Mises Daily

A
A
Home | Library | Should There Be Shop-Closing Laws?

Should There Be Shop-Closing Laws?

May 23, 2011

Tags Free MarketsInterventionism

A really cool thing is happening in Germany. After decades of strict laws regulating when stores can open and close (Ladenschlussgesetz), the laws are progressively liberalizing. Since 2006, the decision has been left to the individual states. Whereas commercial establishments once could not open their doors before 6 a.m. or keep them open past 10 p.m., now many open earlier and close later.

Consumers are celebrating, while labor unions and regulators are not.

In the United States, we have no national history of such laws, apart from restrictions on Sunday shopping, which are left to the states and counties. And even with these so-called blue laws, the general trend has been toward liberalization.

The subject intrigues me because it is like many other such subjects that touch on the very viability of liberty itself. If you were to think this issue through using what F.A. Hayek calls a "constructivist" mindset — the presumption that society is a giant Lego model with pieces that must be assembled and disassembled at will — it is not difficult to dream up many seemingly reasonable arguments for why a commercial society must have such laws. Do we really want to leave such things to the "anarchy of the market"?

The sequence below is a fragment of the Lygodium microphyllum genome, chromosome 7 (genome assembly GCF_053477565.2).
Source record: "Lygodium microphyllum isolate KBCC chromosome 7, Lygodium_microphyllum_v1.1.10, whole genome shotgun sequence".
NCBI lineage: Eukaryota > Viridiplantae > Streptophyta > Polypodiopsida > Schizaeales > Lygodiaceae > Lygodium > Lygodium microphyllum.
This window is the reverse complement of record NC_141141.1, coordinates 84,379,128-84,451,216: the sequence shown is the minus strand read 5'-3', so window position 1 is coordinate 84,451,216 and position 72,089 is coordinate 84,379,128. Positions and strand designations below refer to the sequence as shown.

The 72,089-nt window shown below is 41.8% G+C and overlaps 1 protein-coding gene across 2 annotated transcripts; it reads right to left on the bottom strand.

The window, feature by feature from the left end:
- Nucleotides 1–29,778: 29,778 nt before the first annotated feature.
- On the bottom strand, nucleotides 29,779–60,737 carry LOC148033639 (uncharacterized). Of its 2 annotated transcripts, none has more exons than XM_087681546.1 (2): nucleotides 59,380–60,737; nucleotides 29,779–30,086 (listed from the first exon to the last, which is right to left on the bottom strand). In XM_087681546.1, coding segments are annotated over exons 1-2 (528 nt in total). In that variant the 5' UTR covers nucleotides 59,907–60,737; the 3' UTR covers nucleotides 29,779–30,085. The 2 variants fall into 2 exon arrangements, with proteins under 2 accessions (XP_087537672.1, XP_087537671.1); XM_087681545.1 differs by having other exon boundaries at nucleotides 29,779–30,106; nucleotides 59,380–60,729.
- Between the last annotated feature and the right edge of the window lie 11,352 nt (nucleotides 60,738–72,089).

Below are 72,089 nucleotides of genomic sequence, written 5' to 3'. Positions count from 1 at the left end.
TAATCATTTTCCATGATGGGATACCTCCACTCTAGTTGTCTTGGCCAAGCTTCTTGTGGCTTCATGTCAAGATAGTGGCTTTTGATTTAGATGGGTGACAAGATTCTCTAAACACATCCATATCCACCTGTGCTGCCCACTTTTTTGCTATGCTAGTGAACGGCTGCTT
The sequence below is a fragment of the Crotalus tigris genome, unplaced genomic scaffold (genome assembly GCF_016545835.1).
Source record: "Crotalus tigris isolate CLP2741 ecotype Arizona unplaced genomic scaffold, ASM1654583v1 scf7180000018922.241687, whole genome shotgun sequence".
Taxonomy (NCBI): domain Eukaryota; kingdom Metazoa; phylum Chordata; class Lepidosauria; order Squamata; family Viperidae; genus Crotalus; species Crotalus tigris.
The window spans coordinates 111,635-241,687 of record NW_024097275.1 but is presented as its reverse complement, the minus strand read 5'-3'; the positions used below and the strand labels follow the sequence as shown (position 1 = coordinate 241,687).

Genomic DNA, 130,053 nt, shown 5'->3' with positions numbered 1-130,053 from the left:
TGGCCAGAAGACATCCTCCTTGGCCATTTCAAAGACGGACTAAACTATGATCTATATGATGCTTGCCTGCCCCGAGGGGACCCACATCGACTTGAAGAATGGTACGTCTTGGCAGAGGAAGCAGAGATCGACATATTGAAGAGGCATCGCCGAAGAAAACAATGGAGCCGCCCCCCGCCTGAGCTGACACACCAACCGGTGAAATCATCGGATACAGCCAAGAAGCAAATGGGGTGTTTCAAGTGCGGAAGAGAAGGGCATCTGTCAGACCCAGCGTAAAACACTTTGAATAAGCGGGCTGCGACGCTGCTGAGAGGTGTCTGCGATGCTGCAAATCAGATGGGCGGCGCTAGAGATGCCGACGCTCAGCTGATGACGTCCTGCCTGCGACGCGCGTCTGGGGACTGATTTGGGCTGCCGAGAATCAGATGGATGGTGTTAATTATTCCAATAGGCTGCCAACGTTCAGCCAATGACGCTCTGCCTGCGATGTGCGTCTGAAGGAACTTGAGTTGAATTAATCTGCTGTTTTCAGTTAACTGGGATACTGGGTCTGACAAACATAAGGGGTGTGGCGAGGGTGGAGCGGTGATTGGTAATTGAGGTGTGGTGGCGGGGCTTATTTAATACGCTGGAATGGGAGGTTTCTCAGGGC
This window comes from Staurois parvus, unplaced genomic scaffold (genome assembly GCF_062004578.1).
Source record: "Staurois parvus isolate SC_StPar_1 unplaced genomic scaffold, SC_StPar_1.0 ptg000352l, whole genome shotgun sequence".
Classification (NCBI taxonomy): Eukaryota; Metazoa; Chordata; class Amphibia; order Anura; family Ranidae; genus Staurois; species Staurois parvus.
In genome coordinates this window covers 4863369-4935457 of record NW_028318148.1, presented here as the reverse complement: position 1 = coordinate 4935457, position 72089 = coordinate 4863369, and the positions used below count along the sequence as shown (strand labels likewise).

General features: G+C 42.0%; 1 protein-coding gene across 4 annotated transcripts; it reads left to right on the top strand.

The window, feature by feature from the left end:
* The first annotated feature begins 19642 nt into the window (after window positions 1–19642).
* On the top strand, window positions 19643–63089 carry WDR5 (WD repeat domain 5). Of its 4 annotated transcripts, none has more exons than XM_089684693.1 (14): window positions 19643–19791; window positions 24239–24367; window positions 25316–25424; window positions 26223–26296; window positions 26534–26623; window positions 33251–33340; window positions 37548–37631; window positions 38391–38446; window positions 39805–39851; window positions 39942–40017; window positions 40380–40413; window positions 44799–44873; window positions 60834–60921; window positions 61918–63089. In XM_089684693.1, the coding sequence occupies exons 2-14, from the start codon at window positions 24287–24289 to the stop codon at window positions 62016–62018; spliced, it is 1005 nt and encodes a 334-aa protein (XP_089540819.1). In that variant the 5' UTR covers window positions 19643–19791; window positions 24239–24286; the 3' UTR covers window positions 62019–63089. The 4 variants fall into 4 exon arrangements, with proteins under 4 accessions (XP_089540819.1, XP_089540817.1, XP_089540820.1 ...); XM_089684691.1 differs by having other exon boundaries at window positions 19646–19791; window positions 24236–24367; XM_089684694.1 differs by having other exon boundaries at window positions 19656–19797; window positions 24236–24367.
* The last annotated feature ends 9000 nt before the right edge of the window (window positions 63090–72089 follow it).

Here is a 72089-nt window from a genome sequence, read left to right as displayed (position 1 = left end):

So let's just pretend to be statist constructivists for a moment and see how this works.

  • If we leave it to individual stores to set opening and closing times, it is perfectly obvious that stores that open earlier and stay open later will have an advantage over those that do not. This fact alone will inspire a rat race of commercial frenzy that will push profit over quality of life.

  • A civilized home business will stand no chance against a heavily capitalized corporation that can more easily absorb the high costs of early openings and late closings. There are electrical bills to pay and labor costs involved that a small business — which might have better products and services — will not be able to afford.

  • So, what is the undercapitalized company going to do? It will have to choose between adopting the hypercapitalistic focus of its competitors or closing its doors. In a footrace, all competitors have the same starting line. One would never permit one runner to start at a different place from the others. Why should we permit this in enterprise?

  • Competition is fine, but the rules have to be the same for everyone.